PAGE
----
Reporter: Minako Kawasaki
June 16 2015
On 16 June, one Australian woman spoke about her history with Japan. Wendy Holdenson is the Executive Vice President of Mitsui Australia. Mitsui & Co is the world’s most diversified trading company, with an established business going back more than 135 years. The company established their first office in Australia in 1901. They exported Australian wool, grains, and metals and imported commodities such as fabric, jute and timber into Japan. In Japan, Mitsui is well known and highly regarded, being one of the most sought after companies by new university graduate applying for jobs.
Wendy Holdenson has had a stellar career both in her role as Executive VP of Mitsui Australia and in the years leading up to it, but her presentation unexpectedly began with a story of how her association with Japan started by accident. She explained how at 16, her father said she was too young to go to university. Instead Wendy went on a one-year exchange to a rural village near Tsuruoka in Yamagata, which is an area of heavy snowfall in Japan. What’s more, her host family had four generations living together and ran the local funeral parlour. She spent the year at an agricultural high school. But without any language, she spent much of her time planting rice seedlings in muddy paddies in spring, manually harvesting the crop in autumn, and making rice cakes during the long winter.
Several years later after university, she started work at Mainichi Shimbun, a famous newspaper company in Japan. At this time in 1981 she wrote a book called 「女は仕事を辞めてはいけない(“Woman, don’t leave your post”)」. Her book was a best seller that was often used as a sort of manual for companies in how they approached their female staff and is still found in libraries in Japanese universities across the country. In 2009, Wendy was appointed Australian Consul-General in Fukuoka for four years, a city where the parent companies of restaurant chains ‘ramen brasserie IPPUDO’ and ‘Japanese teishoku restaurant YAYOI’ are based. In Fukuoka Wendy worked with these companies to assist in their efforts to expand their businesses into Australia.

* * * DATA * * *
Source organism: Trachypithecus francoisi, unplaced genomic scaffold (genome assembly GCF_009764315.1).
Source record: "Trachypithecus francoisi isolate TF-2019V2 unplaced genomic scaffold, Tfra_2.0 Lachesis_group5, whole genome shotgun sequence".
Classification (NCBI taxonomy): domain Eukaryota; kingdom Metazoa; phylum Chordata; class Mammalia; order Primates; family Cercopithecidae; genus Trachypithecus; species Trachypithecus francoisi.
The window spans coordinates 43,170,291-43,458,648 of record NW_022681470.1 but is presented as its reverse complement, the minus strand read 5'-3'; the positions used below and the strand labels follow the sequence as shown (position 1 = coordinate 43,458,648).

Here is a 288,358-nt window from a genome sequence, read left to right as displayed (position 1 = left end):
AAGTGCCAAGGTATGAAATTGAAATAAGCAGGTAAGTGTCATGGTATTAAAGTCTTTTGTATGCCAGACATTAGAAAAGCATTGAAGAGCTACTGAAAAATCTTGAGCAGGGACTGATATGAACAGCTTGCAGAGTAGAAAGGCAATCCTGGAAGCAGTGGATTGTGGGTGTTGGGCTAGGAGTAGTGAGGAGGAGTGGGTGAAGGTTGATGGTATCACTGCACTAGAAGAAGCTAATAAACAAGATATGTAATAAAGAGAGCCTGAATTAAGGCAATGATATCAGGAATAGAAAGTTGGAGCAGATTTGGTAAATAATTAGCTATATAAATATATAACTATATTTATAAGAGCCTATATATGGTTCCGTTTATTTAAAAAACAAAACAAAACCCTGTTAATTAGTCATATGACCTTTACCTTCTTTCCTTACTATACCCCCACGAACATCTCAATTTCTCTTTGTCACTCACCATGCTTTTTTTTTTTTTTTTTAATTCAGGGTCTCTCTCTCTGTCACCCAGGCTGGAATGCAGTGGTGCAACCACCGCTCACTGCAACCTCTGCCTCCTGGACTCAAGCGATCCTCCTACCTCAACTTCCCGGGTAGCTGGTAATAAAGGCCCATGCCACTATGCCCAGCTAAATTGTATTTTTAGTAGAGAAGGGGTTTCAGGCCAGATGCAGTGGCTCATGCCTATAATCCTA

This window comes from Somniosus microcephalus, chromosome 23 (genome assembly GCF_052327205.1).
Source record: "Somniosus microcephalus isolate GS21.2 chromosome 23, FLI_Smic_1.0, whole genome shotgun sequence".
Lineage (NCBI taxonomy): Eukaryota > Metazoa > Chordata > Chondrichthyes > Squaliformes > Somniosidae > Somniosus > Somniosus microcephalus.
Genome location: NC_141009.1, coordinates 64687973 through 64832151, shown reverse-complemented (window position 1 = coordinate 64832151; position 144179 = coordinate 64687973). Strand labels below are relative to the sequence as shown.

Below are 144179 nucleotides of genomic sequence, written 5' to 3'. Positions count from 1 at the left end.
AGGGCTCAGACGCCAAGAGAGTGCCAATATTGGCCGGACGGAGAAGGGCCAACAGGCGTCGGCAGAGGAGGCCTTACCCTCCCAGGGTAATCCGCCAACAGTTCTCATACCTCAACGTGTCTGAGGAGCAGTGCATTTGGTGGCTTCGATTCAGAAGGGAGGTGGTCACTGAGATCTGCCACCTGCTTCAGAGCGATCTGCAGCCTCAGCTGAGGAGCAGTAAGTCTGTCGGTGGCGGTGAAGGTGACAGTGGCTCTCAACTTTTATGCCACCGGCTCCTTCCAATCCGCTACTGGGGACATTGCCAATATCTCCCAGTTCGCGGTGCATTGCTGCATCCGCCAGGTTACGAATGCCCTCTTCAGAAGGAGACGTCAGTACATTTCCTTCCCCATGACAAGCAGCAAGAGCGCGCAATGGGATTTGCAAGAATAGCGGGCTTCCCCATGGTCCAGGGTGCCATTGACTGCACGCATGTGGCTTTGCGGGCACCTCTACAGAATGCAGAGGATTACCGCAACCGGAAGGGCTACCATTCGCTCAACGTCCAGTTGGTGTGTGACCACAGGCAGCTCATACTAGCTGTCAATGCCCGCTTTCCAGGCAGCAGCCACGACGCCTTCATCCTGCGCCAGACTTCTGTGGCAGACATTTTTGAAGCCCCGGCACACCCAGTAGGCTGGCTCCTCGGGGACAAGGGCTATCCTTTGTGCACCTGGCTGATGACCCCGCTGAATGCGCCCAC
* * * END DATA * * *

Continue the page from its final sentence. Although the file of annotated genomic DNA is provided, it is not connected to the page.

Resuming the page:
Wendy also spoke about how she has been heavily involved in the aged care industry and how in her previous work she visited numerous aged care facilities in Japan to observe best practice and compare it with similar institutions in Australia.
Near the end of her speech, Wendy spoke about the importance of supporting younger generations and announced a project Mitsui was running to help talented young people. She explained how Mitsui is running an internship program to help students build professional connections, gain industry relevant experience, develop language skills and immerse them in Japanese culture. The program has been developed in conjunction with the Australian Government as part of the New Colombo Plan. Then Wendy introduced several young people in the audience and reiterated her commitment to supporting those that wished to learn about Japan. I believe her message was very positive and will resonate strongly with the young people who will in the future help further strengthen the Australia Japan relationship.
Previous Event Reports :
2015 University Awards - May 2015
Rugby World Cup 2019 - Nov. 2014
Food Safety and Security - JAEPA July 2014
Tohoku - 3 Years On - March 2014
Nikkei Australians- November 2013